Members of the government denied the information, but it could not save the Japanese currency from falling. On Monday, JPY fell to a one-month low of 132.90.
Given Japan's long-standing commitment to an ultra-loose course, many market participants now estimate that Amamiya's dovish course is the most plausible scenario.
At the same time, most analysts are confident that this official, once at the helm, will take the path of least resistance - maintaining the policies initiated by his predecessor.
"I don't think the BOJ will reverse monetary policy," said Tina Teng, market analyst at CMC Markets. "There are still economic concerns, there are still recessionary risks."
Many experts think that Amamiya's nomination as the head of BOJ will lead to further weakening of the Japanese currency against the dollar.
However, if the government nominates another name it might give a strong impulse to the yen, and then the USD/JPY is likely to drop below the key level of 130.
Today, the focus is on the Japanese wage growth data.
Previously, the BOJ has repeatedly stressed that a high figure accompanied by solid inflation is a crucial condition for the country to roll back accommodative policies.
Statistics released this morning showed that real wages in Japan rose an annualized 0.1% in December. This is the first increase in nine months.
Meanwhile, nominal wages also showed a positive trend, rising 4.8% year-over-year. This is the fastest increase in 26 years.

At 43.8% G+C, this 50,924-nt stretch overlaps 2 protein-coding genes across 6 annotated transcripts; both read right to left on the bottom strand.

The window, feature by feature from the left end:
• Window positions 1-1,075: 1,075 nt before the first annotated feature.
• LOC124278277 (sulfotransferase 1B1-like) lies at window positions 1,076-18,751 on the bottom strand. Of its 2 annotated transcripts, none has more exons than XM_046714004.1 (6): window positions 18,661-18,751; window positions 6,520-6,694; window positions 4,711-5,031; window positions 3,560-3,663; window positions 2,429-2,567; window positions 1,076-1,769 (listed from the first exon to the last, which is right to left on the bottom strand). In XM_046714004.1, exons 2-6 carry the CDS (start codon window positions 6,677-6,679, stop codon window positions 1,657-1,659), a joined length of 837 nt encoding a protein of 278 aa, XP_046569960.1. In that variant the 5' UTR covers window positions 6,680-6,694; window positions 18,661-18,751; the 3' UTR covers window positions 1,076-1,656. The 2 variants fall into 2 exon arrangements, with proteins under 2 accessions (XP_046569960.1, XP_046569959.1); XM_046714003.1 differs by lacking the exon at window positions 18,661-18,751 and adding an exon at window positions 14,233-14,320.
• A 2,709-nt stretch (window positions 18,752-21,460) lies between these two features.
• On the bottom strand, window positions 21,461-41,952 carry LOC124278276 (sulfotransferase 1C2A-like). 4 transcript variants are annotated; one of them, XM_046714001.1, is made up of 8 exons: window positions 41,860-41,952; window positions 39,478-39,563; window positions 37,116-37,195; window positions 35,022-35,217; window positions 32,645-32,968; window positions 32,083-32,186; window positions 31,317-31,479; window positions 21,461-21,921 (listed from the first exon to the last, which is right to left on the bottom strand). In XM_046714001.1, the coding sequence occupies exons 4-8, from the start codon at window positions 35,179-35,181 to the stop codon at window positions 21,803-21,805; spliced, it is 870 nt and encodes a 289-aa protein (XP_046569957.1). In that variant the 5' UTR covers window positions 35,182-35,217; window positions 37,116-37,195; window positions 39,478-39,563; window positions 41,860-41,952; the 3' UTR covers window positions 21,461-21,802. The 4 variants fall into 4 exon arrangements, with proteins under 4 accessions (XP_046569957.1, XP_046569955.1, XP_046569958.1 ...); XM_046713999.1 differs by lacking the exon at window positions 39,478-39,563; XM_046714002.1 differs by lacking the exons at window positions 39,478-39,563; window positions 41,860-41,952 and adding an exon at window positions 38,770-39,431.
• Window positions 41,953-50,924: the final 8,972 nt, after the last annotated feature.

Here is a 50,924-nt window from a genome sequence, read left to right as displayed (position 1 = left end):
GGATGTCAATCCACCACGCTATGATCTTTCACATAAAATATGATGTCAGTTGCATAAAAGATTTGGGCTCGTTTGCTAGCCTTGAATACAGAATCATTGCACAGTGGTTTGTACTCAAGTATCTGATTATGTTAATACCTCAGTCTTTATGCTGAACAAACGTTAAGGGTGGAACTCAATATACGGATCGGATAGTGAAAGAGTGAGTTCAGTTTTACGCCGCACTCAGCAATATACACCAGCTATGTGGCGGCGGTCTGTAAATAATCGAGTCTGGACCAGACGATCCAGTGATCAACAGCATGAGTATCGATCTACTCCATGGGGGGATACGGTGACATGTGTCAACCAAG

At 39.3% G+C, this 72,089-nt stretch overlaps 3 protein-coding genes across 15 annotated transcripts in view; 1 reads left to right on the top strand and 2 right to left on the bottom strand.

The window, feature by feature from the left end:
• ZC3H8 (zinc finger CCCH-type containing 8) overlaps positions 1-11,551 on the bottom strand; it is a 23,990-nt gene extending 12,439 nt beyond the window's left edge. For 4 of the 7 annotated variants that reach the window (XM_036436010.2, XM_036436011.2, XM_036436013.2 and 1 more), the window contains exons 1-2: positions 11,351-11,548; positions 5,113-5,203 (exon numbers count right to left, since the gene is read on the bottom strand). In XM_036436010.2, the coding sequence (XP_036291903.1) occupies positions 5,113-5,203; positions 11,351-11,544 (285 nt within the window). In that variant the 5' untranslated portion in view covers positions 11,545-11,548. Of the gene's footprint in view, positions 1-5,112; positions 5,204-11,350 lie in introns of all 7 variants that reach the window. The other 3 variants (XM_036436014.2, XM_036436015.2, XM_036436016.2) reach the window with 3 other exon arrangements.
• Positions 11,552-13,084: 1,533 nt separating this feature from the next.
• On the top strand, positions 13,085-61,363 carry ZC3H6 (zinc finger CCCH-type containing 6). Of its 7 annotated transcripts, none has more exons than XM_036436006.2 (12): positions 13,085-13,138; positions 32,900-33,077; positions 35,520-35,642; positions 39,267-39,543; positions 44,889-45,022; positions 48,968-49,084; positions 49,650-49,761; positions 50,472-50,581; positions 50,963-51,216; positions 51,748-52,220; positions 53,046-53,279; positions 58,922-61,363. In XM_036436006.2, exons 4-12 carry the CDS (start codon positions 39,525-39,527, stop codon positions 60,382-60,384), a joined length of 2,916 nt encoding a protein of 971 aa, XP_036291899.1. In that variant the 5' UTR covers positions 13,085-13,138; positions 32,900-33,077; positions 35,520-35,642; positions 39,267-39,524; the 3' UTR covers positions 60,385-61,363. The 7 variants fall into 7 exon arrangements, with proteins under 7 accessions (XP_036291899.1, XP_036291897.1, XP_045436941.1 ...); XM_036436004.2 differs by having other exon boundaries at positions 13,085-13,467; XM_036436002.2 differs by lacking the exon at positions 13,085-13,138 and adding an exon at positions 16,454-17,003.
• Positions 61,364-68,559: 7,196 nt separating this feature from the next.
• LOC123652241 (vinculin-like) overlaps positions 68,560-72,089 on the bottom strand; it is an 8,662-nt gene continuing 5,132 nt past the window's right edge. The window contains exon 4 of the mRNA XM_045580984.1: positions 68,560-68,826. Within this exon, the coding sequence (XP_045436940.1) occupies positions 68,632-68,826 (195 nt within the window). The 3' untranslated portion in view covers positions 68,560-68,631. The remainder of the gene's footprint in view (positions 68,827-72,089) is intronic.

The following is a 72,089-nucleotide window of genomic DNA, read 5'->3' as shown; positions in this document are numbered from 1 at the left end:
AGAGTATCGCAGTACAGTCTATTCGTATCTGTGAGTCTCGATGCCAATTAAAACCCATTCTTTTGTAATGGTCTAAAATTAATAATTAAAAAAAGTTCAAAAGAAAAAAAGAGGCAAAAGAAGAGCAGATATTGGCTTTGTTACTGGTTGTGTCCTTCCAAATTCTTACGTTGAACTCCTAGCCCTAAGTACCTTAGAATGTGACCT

The yen appreciated slightly against the dollar on positive data. At the time of writing, the pair was down 0.4% to 132.11.
The Japanese currency was also supported by Japanese Finance Minister Shunichi Suzuki's statements in the morning. The official confirmed that last year, the Japanese government intervened in the foreign exchange market to support the yen.
These were interventions on October 21 and 24, which have yet to be confirmed. The Japanese government spent 5.6 trillion yen ($42.2 billion) and 729.6 billion yen on the respective days to prop up the yen, which hit a 32-year low against the dollar.
So last year, Japan had a total of three interventions. The fact that the authorities decided to talk about the two of them now that the yen is in free-fall again is hardly a coincidence, and traders, of course, better keep their eyes open.
But let's get emotion out of the way and think logically: is renewed talk of intervention really going to support the yen at this point? Probably not.
The Japanese authorities spent a long time threatening speculators with intervention and decided to take this measure only when JPY crossed the so-called red line, which was above 150. Right now the yen is trading around 132, which is way below the critical level.
The Japanese currency is still far from reaching the bottom but it looks like it will continue to fall in the coming days. In particular, the yen might be pressured today by the speech of Fed Chairman Jerome Powell.
Traders expect Powell to shed light on the further trajectory of interest rate hikes in the US. At the same time, most market participants are inclined to believe that the Fed will remain hawkish. If Powell does not disappoint investors, the dollar will get another strong boost to the upside.